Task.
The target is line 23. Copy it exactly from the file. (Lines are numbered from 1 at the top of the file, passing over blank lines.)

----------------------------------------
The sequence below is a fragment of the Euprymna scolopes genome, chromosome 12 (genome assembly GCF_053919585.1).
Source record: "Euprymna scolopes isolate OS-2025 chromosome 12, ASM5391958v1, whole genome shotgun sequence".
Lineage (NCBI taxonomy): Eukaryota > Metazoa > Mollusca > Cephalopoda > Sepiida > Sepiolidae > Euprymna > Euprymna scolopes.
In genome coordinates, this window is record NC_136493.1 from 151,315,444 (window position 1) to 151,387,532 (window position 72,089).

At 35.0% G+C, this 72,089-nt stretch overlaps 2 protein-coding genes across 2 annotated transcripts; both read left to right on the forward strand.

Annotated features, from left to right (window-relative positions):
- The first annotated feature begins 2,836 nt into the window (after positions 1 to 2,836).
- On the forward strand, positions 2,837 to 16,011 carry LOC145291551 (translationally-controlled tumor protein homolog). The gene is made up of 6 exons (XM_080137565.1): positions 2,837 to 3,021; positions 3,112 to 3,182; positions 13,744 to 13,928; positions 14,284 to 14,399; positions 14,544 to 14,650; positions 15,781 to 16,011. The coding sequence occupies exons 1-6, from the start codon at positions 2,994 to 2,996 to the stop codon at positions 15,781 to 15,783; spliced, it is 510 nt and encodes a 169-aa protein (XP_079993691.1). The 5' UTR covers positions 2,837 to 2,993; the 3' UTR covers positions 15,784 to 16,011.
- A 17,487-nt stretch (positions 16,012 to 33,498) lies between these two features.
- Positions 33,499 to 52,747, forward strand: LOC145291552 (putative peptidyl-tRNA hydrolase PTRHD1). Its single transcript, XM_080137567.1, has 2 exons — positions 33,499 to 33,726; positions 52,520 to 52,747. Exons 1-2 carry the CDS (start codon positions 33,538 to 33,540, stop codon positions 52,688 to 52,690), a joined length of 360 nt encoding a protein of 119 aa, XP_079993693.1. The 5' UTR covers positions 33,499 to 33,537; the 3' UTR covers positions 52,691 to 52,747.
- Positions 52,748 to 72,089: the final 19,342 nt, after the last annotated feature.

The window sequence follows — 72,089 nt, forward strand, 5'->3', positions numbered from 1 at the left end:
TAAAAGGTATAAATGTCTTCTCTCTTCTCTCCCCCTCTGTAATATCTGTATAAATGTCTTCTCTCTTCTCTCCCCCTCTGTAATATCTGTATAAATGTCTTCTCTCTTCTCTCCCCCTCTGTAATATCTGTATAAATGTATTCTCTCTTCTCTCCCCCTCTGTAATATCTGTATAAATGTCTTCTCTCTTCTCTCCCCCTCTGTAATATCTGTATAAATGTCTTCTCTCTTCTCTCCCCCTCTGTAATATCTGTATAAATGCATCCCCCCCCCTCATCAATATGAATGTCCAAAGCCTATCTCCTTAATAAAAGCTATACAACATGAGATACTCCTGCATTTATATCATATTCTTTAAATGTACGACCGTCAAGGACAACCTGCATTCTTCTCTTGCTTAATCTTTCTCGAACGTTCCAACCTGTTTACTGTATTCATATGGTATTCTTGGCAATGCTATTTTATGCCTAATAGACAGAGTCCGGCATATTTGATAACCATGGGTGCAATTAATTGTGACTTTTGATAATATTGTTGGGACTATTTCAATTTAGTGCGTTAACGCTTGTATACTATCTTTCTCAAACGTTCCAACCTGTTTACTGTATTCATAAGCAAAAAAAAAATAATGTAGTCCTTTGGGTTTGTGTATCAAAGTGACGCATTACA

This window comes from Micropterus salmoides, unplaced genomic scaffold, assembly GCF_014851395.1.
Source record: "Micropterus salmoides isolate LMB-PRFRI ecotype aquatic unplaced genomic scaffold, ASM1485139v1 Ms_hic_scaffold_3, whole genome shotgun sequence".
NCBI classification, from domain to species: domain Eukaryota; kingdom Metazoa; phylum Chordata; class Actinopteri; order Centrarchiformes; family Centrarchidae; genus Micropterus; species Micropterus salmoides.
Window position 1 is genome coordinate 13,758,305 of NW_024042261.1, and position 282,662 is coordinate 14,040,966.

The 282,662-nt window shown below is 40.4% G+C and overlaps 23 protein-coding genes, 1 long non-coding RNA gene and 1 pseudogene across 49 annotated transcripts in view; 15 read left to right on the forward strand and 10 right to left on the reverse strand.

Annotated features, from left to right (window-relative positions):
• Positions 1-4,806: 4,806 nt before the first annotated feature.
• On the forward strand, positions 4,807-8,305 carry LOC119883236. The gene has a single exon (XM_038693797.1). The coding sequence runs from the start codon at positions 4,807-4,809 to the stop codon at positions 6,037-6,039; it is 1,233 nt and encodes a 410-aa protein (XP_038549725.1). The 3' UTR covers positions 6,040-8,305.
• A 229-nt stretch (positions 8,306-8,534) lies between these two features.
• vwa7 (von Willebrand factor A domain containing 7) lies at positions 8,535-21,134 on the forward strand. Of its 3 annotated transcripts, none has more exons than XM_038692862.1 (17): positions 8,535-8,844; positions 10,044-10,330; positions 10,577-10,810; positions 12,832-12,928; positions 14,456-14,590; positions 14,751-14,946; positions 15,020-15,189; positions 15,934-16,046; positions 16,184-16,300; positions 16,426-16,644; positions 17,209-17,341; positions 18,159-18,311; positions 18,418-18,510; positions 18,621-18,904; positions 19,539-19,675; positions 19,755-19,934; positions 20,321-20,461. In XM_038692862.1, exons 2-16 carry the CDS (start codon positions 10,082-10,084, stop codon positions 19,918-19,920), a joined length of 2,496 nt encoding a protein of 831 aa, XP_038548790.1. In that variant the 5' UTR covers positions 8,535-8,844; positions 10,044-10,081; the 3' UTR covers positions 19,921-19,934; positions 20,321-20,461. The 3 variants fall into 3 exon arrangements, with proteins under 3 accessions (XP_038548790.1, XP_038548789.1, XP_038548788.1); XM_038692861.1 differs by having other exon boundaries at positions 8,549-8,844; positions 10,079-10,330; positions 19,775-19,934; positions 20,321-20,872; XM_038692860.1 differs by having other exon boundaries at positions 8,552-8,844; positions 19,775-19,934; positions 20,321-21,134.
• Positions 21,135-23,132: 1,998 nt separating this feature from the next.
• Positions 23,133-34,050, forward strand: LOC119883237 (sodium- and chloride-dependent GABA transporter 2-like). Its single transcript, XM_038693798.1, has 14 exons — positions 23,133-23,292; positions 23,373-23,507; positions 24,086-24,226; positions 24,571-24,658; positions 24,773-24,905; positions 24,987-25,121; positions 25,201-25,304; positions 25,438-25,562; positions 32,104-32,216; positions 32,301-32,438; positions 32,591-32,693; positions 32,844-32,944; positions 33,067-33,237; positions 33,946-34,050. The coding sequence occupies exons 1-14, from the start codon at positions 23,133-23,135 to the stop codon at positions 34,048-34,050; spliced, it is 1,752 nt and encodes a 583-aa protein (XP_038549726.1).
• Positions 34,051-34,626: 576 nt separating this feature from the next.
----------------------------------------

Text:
• vwa7 (von Willebrand factor A domain containing 7) lies at positions 8,535-21,134 on the forward strand. Of its 3 annotated transcripts, none has more exons than XM_038692862.1 (17): positions 8,535-8,844; positions 10,044-10,330; positions 10,577-10,810; positions 12,832-12,928; positions 14,456-14,590; positions 14,751-14,946; positions 15,020-15,189; positions 15,934-16,046; positions 16,184-16,300; positions 16,426-16,644; positions 17,209-17,341; positions 18,159-18,311; positions 18,418-18,510; positions 18,621-18,904; positions 19,539-19,675; positions 19,755-19,934; positions 20,321-20,461. In XM_038692862.1, exons 2-16 carry the CDS (start codon positions 10,082-10,084, stop codon positions 19,918-19,920), a joined length of 2,496 nt encoding a protein of 831 aa, XP_038548790.1. In that variant the 5' UTR covers positions 8,535-8,844; positions 10,044-10,081; the 3' UTR covers positions 19,921-19,934; positions 20,321-20,461. The 3 variants fall into 3 exon arrangements, with proteins under 3 accessions (XP_038548790.1, XP_038548789.1, XP_038548788.1); XM_038692861.1 differs by having other exon boundaries at positions 8,549-8,844; positions 10,079-10,330; positions 19,775-19,934; positions 20,321-20,872; XM_038692860.1 differs by having other exon boundaries at positions 8,552-8,844; positions 19,775-19,934; positions 20,321-21,134.